Australia is the latest of nations that has decided to test out a new concept of modern diplomacy – opening a pop-up embassy in the Estonian capital.
This new concept started to evolve in 2016, when the Swiss ambassador to Denmark, Benedikt Wechsler, came up with an idea of the “open embassy” – working and meeting people simultaneously in open places, such as cafes, for example. The concept was inspired by Wechsler’s belief that modern diplomacy is all about bringing people together, beyond the traditional diplomatic circles. The Swiss idea was developed further by the Netherlands that in 2017 opened its first pop-up embassy in Nicaragua.
The Australians are now trying out the new concept in Estonia. The ceremony to open its first pop-up embassy took place on 23 April at the “e-Estonia” showroom – the showcase space used to highlight Estonia’s digital achievements – but Kerin Ayyalaraju, Australia’s freshly appointed ambassador to Tallinn, will work from anywhere when she’s around for two months of the year.
For the rest of the time, she’s actually based in London. “We’re testing this model as an experiment to see what works, what doesn’t work, what we can do differently and how effective it can be in two months, what we can do in two months,” Ayyalaraju told the Sydney Morning Herald.
Australia’s first pop-up embassy was launched by the country’s foreign minister, Julie Bishop, who joined the event via live video streaming using Skype – once the crème de la crème of the Estonian startup scene, albeit now increasingly showing signs of weariness. Bishop said Australia and Estonia were natural partners with a similar world view and the collaboration goes beyond nice words – one of the pop-up embassy’s first tasks will be to set up a joint e-government project with Estonia.
The Estonian foreign minister, Sven Mikser, said his country would follow the work of the pop-up embassy in Tallinn with keen interest and expressed hope that other countries would develop similar forms of cooperation in Estonia.
Australia first recognised Estonia on 22 September 1921 and was also among the first countries to re-recognise Estonia’s independence on 27 August 1991. Both countries re-established diplomatic relations on 21 November 1991. Estonia opened an embassy in Australia in 2016 – cooperating with its mightier Nordic neighbour Finland, the embassy is in a building that belongs to the Finnish embassy in Canberra. But the history between the peoples of the two nations go well beyond the diplomatic relations.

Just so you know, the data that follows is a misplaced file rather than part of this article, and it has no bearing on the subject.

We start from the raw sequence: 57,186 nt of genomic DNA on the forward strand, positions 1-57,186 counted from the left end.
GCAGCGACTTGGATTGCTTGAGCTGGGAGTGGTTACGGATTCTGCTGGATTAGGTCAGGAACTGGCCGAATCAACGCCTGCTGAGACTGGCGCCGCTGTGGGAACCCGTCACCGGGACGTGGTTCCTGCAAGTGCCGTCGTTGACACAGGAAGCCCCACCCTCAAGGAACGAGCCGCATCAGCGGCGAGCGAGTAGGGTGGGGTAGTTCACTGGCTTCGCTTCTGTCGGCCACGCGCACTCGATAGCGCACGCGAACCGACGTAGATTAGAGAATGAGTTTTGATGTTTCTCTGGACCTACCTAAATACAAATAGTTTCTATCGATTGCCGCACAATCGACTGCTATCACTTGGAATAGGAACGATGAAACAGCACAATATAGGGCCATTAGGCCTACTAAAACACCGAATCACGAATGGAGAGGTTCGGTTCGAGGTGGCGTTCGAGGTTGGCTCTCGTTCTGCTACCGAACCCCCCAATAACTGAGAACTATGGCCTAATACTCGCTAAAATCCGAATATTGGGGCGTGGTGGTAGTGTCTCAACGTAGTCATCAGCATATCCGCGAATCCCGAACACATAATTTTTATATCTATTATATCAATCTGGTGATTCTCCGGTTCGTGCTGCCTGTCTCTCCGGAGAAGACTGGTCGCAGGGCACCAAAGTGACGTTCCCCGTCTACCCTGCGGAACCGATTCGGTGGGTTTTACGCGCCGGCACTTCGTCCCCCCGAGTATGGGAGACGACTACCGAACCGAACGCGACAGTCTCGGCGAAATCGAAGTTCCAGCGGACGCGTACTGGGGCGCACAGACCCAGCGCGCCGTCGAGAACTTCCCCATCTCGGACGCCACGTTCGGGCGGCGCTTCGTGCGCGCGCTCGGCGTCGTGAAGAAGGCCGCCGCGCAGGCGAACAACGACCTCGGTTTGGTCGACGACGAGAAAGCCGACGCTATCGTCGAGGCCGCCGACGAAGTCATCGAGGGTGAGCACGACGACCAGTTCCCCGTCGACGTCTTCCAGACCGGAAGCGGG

According to the 2016 Australian census, over 9,500 people identified as being of Estonian ancestry. First Estonians settled in Australia in 1853 and the first Estonian Society was established in Melbourne in 1914. After the Soviet occupation of Estonia in 1940 and again in 1944, thousands of Estonian refugees settled in Australia. Estonian Houses were set up in Sydney (1940), Thirlmere (1952), Melbourne (1955), Adelaide (1957) and Perth (1966).
Some members of the Estonian community, such as Sir Arvi Parbo, became successful business executives and entrepreneurs. Among other posts he held, Parbo was a director at the Broken Hill Proprietary Company (now BHP), which would become the world’s largest mining company.
The Estonian community in Australia is now among the largest abroad. The young Estonians, who have settled here, cite the positive and adventurous Australian spirit, good quality of life and financial and professional opportunities as the reasons for staying.
The number of Australians in Estonia is, of course, tiny in comparison – estimated at around hundred at best. But one of them, Louis Zezeran, is already standing out as the entrepreneur behind Comedy Estonia, the company that introduced the stand-up comedy culture in the country eight years ago.
The new pop-up embassy may give a fresh boost to the relations between the two countries and allies.
Cover: Australia opened its first pop-up embassy on 23 April at the “e-Estonia” showroom in Tallinn (images courtesy of the Estonian foreign ministry).